In most cases there were a few unpredicted deficiencies in the sensilla. These can be accounted for in various ways: the difficulty of recognising supporting cells in the absence of their neurons, displacement of unsupported neurons beyond the zone of reconstruction (in several cases such neurons were found lying beneath the hypodermis and well posterior of their usual positions), and perhaps failure of expression as a result of displacement. Since these missing cells are not numerous, they do not seriously weaken our conclusion.
Although replacement regulation at the cellular level was not seen, these experiments provided some interesting examples of anomalous assembly of sensilla (see arrows in figure 18). One clear conclusion is that socket cells are not restricted to association with neurons of a particular type.

(c) A number of ablations in the AB lineage repeatedly yielded animals that failed to hatch. Many of the precursors for which this was true (ABplaaa (two animals), ABarpap (five animals), ABpraap (two animals), ABplapp (seven animals), ABprapp (one animal) are normally responsible for generating large patches of hypodermis. After ablation of any one of them, overall morphogenesis proceeded as usual until the start of elongation at 400-450 min, and then the cells inside the embryo oozed out through the missing area. Elongation ceased when this happened, suggesting that it is driven by circumferential contraction in the anterior part of the embryo.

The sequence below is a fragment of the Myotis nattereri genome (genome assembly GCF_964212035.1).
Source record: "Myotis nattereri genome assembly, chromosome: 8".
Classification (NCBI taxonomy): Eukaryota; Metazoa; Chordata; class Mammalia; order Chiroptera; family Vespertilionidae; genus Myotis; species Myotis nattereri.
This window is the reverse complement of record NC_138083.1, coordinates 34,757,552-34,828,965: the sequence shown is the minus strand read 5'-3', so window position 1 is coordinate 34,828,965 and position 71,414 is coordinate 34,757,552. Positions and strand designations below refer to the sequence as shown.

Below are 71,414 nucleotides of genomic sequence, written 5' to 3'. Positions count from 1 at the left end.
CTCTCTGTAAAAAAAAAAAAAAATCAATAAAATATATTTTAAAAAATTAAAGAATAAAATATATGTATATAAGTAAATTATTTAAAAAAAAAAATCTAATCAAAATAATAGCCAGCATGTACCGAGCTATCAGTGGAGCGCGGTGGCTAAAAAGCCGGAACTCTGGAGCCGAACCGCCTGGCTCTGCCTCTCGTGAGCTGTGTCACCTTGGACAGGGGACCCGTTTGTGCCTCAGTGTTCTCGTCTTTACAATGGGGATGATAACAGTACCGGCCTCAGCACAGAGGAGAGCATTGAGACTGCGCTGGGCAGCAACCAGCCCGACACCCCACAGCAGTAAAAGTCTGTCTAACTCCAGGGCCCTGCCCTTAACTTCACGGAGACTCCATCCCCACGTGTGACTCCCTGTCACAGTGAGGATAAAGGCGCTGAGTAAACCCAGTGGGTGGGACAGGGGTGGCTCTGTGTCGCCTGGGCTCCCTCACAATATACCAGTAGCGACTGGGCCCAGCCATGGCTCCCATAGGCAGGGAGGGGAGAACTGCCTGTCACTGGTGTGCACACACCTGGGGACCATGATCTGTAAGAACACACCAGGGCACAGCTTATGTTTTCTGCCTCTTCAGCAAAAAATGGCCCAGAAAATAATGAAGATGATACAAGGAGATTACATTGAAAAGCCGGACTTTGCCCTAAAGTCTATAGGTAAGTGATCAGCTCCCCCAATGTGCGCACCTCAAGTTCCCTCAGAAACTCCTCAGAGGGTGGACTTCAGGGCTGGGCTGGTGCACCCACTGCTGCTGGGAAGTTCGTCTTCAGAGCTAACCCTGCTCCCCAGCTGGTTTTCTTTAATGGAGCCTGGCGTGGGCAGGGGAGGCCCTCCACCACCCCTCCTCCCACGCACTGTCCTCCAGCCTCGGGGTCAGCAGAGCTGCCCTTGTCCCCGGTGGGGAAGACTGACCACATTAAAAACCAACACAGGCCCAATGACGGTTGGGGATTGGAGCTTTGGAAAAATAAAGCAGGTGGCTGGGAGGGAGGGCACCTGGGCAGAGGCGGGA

Ablation of ABplpap (three animals) and ABprpap (three animals) also caused problems. Of these animals, only one of the former hatched, apparently because the dying precursor interferes with closure of the ventral cleft. However, before the embryos burst, it was possible to see that the excretory cell was made only when ABplpap was present. The one animal that hatched lacked both the excretory cell and the rectum, as predicted, and failed to grow.

Other Late Ablations
Various other cells were ablated at 250-300 min. The object of these experiments was primarily to deduce the function of the cells or of their progeny (e.g., interneurons of the ventral cord, rectal cells, postembryonic blast cells). No further replacement regulation was revealed, but many cells remain untested. Three examples of mosaic assembly of the nematode are of interest: after ablation of ABplpapppa (parent of K and K', figure 17) the rectum was blocked; after ablation of ABprpapppp (parent of the intestino-rectal valve cells, figure 17) the posterior end of the intestine was not connected to the rectum; after ablation of ABalpaappp and ABalpapaaa (parents of hyp2) the buccal cavity was formed in the normal way at the anterior end of the pharynx, but was not connected to the mouth.

Two cases of regulative interaction were found. Both occur in late embryogenesis and involve the confrontation of similar cells at the ventral midline, a situation which is already familiar from Postembryonic studies. In other respects the results are consistent with cell autonomous development, the evidence for autonomy being strong for the MS and late AB lineages. Interactions before the 50-cell stage are difficult to analyse by laser ablation.


Adapted by Yusuf KARABEY for WORMATLAS, 2003